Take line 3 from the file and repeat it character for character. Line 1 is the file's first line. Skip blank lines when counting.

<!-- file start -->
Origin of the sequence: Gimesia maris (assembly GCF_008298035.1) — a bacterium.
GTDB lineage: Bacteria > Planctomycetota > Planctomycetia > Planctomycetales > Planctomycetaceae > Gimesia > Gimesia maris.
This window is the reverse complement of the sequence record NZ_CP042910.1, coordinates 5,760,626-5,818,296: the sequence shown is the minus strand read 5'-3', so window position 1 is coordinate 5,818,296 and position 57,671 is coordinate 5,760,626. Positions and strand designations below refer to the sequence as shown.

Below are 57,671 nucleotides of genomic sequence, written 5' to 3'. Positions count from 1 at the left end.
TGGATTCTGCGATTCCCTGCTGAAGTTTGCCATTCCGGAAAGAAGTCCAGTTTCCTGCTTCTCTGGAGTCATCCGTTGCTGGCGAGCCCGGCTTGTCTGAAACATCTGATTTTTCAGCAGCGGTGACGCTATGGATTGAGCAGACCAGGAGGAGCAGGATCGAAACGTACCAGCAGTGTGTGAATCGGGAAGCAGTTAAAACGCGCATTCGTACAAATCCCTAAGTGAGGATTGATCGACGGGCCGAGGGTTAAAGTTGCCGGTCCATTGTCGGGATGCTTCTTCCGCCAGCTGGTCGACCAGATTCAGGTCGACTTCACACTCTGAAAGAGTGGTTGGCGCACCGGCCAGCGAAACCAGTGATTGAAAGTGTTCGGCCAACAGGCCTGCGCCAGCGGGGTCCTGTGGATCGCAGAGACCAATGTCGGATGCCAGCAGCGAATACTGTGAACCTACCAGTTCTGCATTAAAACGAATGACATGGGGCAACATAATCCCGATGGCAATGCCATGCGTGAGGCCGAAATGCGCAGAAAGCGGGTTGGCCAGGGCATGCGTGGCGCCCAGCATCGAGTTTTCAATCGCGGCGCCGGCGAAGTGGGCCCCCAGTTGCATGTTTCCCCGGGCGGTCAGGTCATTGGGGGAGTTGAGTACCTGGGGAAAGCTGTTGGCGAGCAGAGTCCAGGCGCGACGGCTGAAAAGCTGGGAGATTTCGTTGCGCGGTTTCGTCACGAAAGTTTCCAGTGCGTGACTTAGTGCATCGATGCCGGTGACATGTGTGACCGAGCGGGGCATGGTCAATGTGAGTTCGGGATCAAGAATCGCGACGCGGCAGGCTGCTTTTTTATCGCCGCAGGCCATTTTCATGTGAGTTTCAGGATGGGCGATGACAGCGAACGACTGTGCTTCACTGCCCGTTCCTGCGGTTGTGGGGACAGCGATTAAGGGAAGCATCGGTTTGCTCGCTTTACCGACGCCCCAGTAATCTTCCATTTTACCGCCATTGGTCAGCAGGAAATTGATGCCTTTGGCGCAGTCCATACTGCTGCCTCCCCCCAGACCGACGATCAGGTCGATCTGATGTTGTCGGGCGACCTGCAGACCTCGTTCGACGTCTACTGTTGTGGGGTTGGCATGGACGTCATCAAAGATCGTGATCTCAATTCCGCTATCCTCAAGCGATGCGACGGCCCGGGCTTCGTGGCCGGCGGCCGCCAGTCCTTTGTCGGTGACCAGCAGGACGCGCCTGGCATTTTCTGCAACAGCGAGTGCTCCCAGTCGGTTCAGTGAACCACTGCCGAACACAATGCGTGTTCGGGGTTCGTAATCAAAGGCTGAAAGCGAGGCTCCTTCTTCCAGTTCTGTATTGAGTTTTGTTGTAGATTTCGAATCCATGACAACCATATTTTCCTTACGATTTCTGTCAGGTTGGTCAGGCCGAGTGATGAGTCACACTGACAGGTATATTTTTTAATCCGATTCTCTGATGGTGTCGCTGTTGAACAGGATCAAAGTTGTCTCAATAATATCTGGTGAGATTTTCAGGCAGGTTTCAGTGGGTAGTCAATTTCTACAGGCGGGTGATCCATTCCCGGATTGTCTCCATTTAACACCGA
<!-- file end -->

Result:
This window is the reverse complement of the sequence record NZ_CP042910.1, coordinates 5,760,626-5,818,296: the sequence shown is the minus strand read 5'-3', so window position 1 is coordinate 5,818,296 and position 57,671 is coordinate 5,760,626. Positions and strand designations below refer to the sequence as shown.